Israel limits Gaza Christians hoping to see Pope
JERUSALEM (Reuters) - Israel shut a Palestinian media center in Jerusalem and limited entry to Christians from the Gaza Strip on Monday as Pope Benedict, on a historic visit to the Holy Land, urged open access to the city.
Shortly before the pontiff's arrival, Israel handed a written order to a hotel in East Jerusalem barring the opening of a media center for the 5-day papal visit sponsored by Palestinian President Mahmoud Abbas's government.
In Gaza, Christian clerics and Palestinian officials said some 150 of 250 Christians who applied to leave the Hamas-ruled coastal territory to attend a papal mass in Jerusalem or Bethlehem had been denied permits to do so.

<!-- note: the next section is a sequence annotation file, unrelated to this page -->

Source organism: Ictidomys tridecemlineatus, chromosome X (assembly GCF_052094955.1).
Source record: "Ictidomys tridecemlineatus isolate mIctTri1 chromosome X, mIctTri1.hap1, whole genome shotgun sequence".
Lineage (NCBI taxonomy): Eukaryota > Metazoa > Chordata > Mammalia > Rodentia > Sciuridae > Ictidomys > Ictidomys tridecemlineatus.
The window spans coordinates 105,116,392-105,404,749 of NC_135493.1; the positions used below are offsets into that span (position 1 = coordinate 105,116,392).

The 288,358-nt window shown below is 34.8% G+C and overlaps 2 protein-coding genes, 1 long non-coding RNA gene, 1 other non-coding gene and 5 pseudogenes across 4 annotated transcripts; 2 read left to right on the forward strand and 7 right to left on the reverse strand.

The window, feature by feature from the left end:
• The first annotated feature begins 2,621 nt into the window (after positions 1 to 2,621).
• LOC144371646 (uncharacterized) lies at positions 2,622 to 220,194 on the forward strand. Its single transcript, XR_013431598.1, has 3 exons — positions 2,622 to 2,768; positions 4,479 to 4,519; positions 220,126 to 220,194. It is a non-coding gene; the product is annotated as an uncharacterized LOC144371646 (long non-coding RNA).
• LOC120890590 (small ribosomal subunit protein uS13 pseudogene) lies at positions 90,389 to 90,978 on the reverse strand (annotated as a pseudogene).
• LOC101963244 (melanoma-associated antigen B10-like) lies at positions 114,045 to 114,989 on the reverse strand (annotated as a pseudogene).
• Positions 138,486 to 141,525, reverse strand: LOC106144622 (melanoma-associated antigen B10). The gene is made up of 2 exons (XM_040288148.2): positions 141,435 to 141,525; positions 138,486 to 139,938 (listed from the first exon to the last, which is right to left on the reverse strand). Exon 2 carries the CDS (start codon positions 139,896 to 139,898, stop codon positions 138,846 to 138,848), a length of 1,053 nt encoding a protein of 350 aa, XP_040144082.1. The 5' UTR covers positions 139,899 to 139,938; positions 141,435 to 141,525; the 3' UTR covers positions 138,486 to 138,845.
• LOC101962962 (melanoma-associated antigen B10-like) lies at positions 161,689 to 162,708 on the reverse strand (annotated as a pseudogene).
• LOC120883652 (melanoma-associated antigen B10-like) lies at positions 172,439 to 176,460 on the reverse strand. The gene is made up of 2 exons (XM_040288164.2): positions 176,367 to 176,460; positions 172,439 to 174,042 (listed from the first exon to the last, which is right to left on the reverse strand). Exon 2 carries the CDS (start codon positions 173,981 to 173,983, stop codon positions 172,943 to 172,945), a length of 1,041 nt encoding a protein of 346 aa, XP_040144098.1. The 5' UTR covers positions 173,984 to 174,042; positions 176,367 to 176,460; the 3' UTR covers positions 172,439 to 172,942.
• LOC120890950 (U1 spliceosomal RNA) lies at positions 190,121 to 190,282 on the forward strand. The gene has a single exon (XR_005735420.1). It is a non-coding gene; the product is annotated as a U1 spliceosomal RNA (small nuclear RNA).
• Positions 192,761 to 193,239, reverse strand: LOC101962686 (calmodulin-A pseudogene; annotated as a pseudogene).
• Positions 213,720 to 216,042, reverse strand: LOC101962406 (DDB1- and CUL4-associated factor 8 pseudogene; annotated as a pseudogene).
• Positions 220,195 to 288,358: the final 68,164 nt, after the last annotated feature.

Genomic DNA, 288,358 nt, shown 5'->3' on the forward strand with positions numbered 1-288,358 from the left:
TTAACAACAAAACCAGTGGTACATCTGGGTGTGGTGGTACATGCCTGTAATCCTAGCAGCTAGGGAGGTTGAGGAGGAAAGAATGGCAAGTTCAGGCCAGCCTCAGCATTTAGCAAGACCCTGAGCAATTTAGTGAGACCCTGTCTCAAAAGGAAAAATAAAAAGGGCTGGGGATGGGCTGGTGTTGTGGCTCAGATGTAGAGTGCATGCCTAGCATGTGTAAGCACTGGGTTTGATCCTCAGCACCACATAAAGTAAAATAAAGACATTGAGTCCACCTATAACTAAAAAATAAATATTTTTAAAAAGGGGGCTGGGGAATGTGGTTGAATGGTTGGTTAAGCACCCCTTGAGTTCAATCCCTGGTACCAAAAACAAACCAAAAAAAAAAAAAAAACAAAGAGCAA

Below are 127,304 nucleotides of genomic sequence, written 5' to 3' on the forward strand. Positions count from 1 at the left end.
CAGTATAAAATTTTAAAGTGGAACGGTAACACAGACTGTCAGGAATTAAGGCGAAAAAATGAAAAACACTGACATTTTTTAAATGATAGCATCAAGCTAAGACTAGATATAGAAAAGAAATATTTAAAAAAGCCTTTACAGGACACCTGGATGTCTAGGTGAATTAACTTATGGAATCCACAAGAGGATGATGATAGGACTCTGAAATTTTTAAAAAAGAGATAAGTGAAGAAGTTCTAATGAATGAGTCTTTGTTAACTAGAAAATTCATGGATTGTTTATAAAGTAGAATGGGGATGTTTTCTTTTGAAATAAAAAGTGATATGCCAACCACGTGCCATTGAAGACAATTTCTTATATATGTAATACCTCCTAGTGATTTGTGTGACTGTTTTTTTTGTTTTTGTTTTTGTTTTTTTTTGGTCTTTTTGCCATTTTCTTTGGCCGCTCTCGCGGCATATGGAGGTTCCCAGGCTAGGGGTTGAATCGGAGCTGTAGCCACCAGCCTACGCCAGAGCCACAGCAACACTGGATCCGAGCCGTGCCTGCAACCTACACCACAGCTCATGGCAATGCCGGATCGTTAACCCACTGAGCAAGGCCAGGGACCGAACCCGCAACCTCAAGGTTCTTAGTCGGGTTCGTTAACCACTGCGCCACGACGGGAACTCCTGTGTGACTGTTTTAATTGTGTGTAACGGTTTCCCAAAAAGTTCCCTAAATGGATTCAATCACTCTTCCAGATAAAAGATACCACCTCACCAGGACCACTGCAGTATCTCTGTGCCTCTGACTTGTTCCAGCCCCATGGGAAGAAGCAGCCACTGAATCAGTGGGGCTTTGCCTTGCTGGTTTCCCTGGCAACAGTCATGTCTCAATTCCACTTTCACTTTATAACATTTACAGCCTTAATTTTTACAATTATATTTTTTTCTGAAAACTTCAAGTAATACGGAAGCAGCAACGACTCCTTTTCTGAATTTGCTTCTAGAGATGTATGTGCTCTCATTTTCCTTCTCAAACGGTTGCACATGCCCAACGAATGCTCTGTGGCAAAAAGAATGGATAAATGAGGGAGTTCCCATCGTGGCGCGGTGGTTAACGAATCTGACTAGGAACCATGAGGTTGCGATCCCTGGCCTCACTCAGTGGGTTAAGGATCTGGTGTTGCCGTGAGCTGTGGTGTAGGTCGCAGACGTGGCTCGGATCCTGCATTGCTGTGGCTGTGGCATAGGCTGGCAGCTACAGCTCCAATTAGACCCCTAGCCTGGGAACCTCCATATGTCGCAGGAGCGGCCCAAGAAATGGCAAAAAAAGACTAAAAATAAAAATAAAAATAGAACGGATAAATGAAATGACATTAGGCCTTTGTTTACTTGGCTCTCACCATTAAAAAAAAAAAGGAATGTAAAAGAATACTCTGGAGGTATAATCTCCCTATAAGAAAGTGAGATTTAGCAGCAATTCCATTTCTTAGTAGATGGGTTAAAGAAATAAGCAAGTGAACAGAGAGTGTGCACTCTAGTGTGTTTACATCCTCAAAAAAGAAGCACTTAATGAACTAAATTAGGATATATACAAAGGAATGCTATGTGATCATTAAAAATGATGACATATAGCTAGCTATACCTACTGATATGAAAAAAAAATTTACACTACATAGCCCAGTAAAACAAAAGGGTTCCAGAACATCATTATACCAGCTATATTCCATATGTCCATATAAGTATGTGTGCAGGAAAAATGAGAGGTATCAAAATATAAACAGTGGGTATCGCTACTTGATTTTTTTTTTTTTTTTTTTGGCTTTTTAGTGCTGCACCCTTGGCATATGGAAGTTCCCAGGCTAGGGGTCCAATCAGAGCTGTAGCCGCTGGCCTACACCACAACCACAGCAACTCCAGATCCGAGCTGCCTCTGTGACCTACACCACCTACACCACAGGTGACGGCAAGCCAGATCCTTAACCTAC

Israel confirmed that about 100 had been permitted entry from Gaza. Israeli officials have said they do all they can to ensure free access to holy sites, but have imposed some restrictions because of security concerns.
On his arrival at Ben-Gurion Airport, Pope Benedict said Christianity, Islam and Judaism all held Jerusalem sacred.
"One thing that the three great monotheistic religions have in common is a special veneration for that holy city," he said.
"It is my earnest hope that all pilgrims to the holy places will be able to access them freely and without restraint."
The order blocking the launch of the Palestinian media center was signed by Israel's minister for internal security and cited an interim peace deal from the 1990s, which Israel says left it in charge of Arab East Jerusalem.
Israel has controlled all of Jerusalem since the Middle East war of 1967 and claims the city as its undivided capital. Its annexation of Arab East Jerusalem, including the Old City with its many holy places, is not recognized internationally. Continued...